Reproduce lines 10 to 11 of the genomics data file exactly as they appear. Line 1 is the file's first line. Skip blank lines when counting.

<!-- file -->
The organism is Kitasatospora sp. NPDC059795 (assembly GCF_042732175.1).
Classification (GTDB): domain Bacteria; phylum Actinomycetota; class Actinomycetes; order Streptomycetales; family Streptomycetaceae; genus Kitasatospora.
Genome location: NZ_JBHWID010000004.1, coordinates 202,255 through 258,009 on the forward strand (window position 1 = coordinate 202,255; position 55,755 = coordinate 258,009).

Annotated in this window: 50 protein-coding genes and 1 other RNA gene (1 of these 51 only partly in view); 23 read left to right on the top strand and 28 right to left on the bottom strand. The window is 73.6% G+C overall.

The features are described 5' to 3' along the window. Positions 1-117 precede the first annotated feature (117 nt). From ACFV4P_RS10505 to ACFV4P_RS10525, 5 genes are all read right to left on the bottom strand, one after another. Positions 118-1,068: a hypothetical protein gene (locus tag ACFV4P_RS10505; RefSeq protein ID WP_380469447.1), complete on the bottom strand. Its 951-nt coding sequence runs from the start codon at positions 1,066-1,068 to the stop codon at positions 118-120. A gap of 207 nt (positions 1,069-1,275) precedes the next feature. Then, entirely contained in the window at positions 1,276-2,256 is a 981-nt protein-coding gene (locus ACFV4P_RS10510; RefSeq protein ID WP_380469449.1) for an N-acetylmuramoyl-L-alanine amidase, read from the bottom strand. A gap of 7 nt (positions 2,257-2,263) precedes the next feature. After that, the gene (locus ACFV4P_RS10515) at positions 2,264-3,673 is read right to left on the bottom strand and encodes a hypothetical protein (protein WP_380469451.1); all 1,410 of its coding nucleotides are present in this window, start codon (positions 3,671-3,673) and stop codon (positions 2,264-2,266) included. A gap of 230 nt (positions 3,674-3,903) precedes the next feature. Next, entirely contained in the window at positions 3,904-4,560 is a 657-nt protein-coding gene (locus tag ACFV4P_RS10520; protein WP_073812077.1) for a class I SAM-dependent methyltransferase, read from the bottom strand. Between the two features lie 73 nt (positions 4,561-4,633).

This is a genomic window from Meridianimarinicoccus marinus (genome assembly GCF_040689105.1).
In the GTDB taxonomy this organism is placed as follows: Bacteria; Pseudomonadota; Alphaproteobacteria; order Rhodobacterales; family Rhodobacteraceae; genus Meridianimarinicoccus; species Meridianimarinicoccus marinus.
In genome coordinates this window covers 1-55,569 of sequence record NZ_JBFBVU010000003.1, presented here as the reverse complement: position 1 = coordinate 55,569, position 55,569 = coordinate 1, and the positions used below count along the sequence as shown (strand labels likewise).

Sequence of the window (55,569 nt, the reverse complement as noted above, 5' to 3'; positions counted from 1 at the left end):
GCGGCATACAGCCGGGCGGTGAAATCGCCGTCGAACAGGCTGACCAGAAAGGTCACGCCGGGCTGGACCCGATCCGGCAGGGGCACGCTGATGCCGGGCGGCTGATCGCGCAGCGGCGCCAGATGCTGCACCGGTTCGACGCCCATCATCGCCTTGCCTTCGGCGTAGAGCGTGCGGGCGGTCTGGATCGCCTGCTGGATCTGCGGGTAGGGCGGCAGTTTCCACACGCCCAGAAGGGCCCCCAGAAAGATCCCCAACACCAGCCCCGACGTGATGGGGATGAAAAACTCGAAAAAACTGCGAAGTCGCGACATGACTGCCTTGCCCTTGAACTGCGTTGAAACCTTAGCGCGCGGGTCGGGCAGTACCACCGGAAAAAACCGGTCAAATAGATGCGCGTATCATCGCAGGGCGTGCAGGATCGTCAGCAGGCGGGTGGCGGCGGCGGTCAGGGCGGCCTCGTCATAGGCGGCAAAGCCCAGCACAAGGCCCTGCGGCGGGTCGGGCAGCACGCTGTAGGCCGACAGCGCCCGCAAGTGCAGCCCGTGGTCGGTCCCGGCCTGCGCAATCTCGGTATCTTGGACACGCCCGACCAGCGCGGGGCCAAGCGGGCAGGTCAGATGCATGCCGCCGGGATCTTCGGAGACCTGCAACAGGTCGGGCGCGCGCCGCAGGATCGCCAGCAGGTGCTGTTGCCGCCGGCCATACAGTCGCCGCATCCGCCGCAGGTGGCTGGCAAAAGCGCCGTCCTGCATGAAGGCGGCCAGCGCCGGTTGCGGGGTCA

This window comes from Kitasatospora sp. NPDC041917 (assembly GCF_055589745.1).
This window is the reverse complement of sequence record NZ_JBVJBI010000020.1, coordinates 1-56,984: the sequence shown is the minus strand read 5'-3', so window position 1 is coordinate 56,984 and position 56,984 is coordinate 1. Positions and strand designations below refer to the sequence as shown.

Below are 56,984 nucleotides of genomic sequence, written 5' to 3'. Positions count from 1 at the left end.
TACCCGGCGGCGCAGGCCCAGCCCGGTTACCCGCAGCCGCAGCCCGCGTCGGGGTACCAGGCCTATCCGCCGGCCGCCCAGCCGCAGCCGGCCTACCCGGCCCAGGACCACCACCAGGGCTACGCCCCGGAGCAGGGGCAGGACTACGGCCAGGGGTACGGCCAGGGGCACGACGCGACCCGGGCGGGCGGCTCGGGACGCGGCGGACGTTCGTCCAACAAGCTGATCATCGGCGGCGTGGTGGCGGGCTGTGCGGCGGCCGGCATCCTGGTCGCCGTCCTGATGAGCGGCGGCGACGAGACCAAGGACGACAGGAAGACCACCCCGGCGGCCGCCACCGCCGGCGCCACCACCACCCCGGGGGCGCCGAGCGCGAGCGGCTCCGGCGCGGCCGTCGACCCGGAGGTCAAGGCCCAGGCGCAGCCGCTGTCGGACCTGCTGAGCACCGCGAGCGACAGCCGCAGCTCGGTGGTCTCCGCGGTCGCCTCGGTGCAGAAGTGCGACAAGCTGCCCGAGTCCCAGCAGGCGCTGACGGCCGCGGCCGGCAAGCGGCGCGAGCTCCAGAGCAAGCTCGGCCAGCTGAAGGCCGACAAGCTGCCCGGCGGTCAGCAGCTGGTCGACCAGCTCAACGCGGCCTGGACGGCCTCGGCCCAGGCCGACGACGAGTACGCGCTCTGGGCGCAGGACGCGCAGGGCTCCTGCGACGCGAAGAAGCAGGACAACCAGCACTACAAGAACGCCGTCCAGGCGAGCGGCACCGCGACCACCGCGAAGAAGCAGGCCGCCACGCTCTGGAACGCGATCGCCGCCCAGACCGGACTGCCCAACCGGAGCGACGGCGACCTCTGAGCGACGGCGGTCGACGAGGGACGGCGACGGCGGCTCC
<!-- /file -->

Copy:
GCGGCATACAGCCGGGCGGTGAAATCGCCGTCGAACAGGCTGACCAGAAAGGTCACGCCGGGCTGGACCCGATCCGGCAGGGGCACGCTGATGCCGGGCGGCTGATCGCGCAGCGGCGCCAGATGCTGCACCGGTTCGACGCCCATCATCGCCTTGCCTTCGGCGTAGAGCGTGCGGGCGGTCTGGATCGCCTGCTGGATCTGCGGGTAGGGCGGCAGTTTCCACACGCCCAGAAGGGCCCCCAGAAAGATCCCCAACACCAGCCCCGACGTGATGGGGATGAAAAACTCGAAAAAACTGCGAAGTCGCGACATGACTGCCTTGCCCTTGAACTGCGTTGAAACCTTAGCGCGCGGGTCGGGCAGTACCACCGGAAAAAACCGGTCAAATAGATGCGCGTATCATCGCAGGGCGTGCAGGATCGTCAGCAGGCGGGTGGCGGCGGCGGTCAGGGCGGCCTCGTCATAGGCGGCAAAGCCCAGCACAAGGCCCTGCGGCGGGTCGGGCAGCACGCTGTAGGCCGACAGCGCCCGCAAGTGCAGCCCGTGGTCGGTCCCGGCCTGCGCAATCTCGGTATCTTGGACACGCCCGACCAGCGCGGGGCCAAGCGGGCAGGTCAGATGCATGCCGCCGGGATCTTCGGAGACCTGCAACAGGTCGGGCGCGCGCCGCAGGATCGCCAGCAGGTGCTGTTGCCGCCGGCCATACAGTCGCCGCATCCGCCGCAGGTGGCTGGCAAAAGCGCCGTCCTGCATGAAGGCGGCCAGCGCCGGTTGCGGGGTCA

This window comes from Kitasatospora sp. NPDC041917 (assembly GCF_055589745.1).